Just prior to commencing its 35th anniversary season in 2007, the organization's leadership declared its intention to separate Boise's ballet company from Eugene Ballet Company, abruptly ending a partnership that spanned more than two decades under the artistic directorship of Toni Pimble. Cleaving the two companies, however, meant that Ballet Idaho would face an uncertain future. They would be without an artistic leader, sets, costumes, next season's repertoire, a production staff and even dancers.
Last April, when Ballet Idaho staged its final production in conjunction with Eugene, the heavy lifting to build the "New Ballet Idaho" was already under way. In August, Julie Numbers Smith was hired as the company's new executive director; Peter Anastos came on this January as the new artistic director; this spring, 18 dancers signed contracts; and the search is ongoing for a new director of development.
- Francis Delapena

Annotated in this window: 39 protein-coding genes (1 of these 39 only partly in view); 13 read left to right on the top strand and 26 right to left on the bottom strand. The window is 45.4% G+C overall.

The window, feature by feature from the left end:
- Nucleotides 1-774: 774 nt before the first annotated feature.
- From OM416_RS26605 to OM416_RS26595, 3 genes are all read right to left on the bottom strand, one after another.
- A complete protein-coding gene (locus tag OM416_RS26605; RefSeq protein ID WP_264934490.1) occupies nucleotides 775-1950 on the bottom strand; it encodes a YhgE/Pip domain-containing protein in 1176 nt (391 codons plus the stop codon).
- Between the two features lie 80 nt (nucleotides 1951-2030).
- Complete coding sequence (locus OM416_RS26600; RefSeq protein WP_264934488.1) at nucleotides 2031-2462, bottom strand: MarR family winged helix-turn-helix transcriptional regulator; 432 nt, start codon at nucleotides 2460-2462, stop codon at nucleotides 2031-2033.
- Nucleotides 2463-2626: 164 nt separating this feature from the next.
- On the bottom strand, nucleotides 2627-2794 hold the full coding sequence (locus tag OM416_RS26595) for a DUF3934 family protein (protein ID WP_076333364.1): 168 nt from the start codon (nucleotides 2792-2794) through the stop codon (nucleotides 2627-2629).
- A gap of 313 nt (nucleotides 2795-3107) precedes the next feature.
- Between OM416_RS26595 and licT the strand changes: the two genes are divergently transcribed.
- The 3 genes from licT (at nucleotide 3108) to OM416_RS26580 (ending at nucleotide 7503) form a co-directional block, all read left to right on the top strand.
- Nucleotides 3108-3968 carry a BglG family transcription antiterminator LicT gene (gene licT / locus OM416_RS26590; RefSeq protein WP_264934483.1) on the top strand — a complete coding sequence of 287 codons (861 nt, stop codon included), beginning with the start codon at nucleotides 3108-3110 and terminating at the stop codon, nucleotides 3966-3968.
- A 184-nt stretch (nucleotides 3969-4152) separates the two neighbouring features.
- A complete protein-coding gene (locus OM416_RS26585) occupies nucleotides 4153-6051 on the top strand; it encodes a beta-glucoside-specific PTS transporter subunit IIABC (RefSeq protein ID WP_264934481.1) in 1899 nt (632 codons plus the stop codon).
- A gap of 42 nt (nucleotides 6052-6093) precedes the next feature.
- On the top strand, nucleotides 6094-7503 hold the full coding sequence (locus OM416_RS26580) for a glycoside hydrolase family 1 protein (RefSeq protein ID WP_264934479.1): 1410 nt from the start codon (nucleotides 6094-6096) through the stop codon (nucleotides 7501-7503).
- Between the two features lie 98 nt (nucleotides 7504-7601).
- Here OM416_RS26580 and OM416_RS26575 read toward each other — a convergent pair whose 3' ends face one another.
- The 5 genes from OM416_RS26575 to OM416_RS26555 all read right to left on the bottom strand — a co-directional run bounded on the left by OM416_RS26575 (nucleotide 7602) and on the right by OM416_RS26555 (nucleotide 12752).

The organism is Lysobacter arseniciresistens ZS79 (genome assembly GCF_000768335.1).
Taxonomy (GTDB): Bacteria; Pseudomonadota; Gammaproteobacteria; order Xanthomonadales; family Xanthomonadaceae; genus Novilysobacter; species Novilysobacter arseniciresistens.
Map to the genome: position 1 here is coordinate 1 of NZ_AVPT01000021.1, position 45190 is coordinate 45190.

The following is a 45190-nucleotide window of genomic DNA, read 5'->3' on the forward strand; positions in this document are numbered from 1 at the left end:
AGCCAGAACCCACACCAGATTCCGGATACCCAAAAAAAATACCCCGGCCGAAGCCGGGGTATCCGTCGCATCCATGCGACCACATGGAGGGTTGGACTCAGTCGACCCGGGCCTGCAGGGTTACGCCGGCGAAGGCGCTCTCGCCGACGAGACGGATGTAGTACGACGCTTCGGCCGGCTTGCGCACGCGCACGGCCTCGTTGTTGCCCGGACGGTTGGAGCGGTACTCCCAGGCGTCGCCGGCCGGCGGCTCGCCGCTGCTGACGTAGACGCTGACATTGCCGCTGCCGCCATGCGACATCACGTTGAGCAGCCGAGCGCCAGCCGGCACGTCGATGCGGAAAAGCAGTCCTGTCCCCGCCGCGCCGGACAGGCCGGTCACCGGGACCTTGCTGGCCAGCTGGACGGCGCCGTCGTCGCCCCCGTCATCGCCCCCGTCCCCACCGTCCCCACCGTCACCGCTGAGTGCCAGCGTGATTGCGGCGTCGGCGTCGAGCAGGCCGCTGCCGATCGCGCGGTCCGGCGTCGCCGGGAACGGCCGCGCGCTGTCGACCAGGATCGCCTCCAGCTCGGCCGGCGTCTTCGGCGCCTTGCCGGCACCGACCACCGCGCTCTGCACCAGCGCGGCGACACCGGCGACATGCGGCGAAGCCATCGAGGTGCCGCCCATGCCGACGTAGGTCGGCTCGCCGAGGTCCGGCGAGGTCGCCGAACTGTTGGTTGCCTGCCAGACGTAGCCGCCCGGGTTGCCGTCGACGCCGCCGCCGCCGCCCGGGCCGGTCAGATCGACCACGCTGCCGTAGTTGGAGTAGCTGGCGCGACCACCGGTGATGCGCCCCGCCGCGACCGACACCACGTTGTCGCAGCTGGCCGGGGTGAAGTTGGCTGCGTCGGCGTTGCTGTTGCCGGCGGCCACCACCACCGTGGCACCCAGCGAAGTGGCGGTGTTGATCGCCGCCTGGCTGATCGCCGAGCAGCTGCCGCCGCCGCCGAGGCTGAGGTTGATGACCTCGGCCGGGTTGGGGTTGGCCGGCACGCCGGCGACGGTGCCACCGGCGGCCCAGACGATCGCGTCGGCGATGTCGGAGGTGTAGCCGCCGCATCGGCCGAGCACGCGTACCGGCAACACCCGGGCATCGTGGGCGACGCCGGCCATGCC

- Principal dancer Phyllis Affrunti plans tot stay on with the new Ballet Idaho.
From its upper management down to its pointe shoes, Ballet Idaho will be completely reinvented.
"It's a new era for Ballet Idaho," says A.J. Balukoff, president of the company's board of directors. He says the motive behind dismantling the alliance was simple.
"Before, we were basically hiring Eugene Ballet to come here, and they did a wonderful job for us. But Eugene Ballet was not really a resident ballet company here, and the dream for a lot of people—the current board members and the past board members—has been to have our own resident ballet company with the artistic director and the dancers residing within our community."